22 SES 10 A, Teaching, Learning and Assessment in Higher Education
In the UK, various reports have highlighted the lack of suitably trained social science students with the quantitative skills required either for the workplace or for higher levels of study, and this problem is evident in many countries across Europe. The problem begins in schools and is compounded by recent trends away from quantitative social science in Universities (with the exception of economics and psychology departments) (ESRC et al., 2010; Hodgen et al., 2010; MacInnes, 2010; ACME, 2011).
As part of a coordinated response to this skills shortage, funding councils in the UK supported a curriculum initiative programme to improve numeracy, statistical literacy and students’ engagement with quantitative methods. The ‘Convincing Stories? Numbers as Evidence in the Social Sciences’ unit about which we report here was set up as part of the initiative. The unit was run over 12 weeks, for 2 hours per week. It was available to all first year undergraduates across the university, but was specifically aimed at social science students. Seventy-five students signed up for the unit, from a range of disciplines including Geography, Childhood Studies, Social Policy, Sociology, and Psychology. Each week, the unit aimed to introduce a statistical concept to students, through the use of a contemporary story or problem. Examples included an overview of the manipulation of data and charts in newspaper stories, consideration to whether the reform of University finance in England (the introduction of the £9000 per year fees) were quite as ‘progressive’ as the Government White Paper claimed, the introduction of ideas around sampling and measurement, through discussion of community cohesion, and regression analysis through different conceptualisations of good parenting.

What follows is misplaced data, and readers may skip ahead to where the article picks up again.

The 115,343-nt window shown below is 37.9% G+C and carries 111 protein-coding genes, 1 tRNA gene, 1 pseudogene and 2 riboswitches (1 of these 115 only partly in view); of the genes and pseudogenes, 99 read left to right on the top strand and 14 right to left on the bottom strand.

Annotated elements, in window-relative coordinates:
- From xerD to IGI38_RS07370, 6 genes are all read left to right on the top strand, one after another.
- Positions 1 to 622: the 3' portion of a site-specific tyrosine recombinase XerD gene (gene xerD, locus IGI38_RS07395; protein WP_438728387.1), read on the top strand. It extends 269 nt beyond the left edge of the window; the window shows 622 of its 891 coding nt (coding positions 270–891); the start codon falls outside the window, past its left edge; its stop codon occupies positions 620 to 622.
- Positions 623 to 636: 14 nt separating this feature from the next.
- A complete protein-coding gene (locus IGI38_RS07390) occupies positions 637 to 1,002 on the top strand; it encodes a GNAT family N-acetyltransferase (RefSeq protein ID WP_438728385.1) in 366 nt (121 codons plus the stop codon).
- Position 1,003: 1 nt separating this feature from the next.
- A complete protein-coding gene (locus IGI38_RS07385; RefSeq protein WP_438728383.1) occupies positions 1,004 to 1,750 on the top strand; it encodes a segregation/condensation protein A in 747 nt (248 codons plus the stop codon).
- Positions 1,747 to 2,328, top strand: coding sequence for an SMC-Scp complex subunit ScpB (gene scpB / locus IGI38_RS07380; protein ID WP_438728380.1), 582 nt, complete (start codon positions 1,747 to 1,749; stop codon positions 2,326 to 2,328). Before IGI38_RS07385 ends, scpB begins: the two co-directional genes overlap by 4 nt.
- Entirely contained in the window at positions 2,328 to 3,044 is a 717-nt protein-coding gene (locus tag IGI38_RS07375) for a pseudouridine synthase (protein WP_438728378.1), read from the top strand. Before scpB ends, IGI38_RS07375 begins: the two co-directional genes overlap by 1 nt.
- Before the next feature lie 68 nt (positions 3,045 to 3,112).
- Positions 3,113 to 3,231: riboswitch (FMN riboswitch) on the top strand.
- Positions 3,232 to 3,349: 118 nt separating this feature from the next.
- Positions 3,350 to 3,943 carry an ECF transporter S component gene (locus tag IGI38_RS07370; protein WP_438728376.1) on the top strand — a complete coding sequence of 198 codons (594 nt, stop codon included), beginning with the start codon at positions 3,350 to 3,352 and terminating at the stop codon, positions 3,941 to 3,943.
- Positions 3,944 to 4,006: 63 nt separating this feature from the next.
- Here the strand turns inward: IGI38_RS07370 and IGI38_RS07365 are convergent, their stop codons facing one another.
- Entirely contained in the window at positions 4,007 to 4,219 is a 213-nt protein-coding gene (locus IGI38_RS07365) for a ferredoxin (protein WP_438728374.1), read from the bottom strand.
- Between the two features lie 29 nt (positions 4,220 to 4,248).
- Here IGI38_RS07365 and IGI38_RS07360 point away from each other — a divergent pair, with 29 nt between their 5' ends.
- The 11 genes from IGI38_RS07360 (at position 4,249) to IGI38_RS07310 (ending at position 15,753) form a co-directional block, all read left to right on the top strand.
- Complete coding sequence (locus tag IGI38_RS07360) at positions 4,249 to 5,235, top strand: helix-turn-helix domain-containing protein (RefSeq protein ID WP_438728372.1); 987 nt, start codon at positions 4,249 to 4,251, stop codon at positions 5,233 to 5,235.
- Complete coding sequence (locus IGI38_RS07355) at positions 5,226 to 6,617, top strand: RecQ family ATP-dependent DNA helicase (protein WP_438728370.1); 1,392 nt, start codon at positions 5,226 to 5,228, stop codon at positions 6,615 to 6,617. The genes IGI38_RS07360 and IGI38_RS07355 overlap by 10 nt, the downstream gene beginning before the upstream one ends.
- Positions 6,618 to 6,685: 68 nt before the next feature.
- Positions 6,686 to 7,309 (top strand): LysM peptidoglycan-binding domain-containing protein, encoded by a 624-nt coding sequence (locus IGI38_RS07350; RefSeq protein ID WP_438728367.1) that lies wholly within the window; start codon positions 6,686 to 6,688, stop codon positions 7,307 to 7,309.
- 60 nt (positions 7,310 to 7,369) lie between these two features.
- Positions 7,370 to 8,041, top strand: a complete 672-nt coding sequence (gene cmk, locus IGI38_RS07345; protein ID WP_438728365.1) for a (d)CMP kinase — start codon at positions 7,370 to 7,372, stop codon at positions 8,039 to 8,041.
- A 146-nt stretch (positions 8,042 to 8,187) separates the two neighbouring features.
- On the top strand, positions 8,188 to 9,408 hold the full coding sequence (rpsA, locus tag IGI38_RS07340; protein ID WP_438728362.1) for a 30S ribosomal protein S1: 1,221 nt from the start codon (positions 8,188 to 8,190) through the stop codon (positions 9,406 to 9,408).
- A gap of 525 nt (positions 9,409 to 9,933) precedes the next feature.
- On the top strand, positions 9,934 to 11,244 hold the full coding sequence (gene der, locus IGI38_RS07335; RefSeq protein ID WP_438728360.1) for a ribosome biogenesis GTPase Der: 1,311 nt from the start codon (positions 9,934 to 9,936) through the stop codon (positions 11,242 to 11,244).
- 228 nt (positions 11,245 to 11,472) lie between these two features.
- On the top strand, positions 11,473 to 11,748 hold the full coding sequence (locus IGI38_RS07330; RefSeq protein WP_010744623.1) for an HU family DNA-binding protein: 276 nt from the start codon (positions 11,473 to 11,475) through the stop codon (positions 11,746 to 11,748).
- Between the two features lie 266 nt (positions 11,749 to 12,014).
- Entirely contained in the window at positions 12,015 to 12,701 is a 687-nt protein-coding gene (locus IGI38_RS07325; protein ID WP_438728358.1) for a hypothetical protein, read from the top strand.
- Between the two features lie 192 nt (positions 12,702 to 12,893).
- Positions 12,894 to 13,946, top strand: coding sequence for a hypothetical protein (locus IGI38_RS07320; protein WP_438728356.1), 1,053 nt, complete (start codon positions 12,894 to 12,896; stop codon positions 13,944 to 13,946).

Teaching quantitative methods to students in the sciences and social sciences brings a number of potential problems to the fore. Many students in the social sciences are anxious about their ability to work quantitatively, and do not enjoy it (e.g. Bridges et al, 1998; Jackson and Johnson, 2013), or struggle to see its relevance (Hannover and Kessels, 2004). These factors can affect the students’ level of engagement, motivation and success in their learning (Murtonen et al, 2008; Ramos and Carvalho, 2011).
Teaching across disciplinary divides is also widely acknowledged in the research literature as potentially problematic. Academic disciplines can be seen as different cultures, with their own epistemologies, languages, assumptions, and methods of teaching (Bradbeer, 1999; Nikitina, 2005; Spelt et al, 2009). Universities are usually structured according to subjects (Eisen et al, 2009), with little opportunities to work in a cross-disciplinary way. As students become inculcated in their “home” discipline (and English education becomes specialised at a relatively early stage), transgressing disciplinary boundaries and working with students from other departments can become extremely difficult (Woods, 2007).
The range of students taking the Convincing Stories unit, therefore, creates an interesting dynamic. They are from different disciplines, each with their own disciplinary interests, and are in the process of being enculturated into very different ways of thinking about quantitative methods. Teaching such a range of students presents an exciting challenge.
In their study in a Portuguese university, Ramos and Carvalho (2011) highlighted the range of abilities and attitudes towards quantitative methods that can exist among undergraduate students. There is still much to explore, however, about how this relates to the teaching of quantitative methods, particularly to a cohort from across a range of disciplines. The current study provides a deeper understanding of first-year undergraduates’ attitudes towards and confidence in quantitative methods, and how this underpins their engagement with the field.
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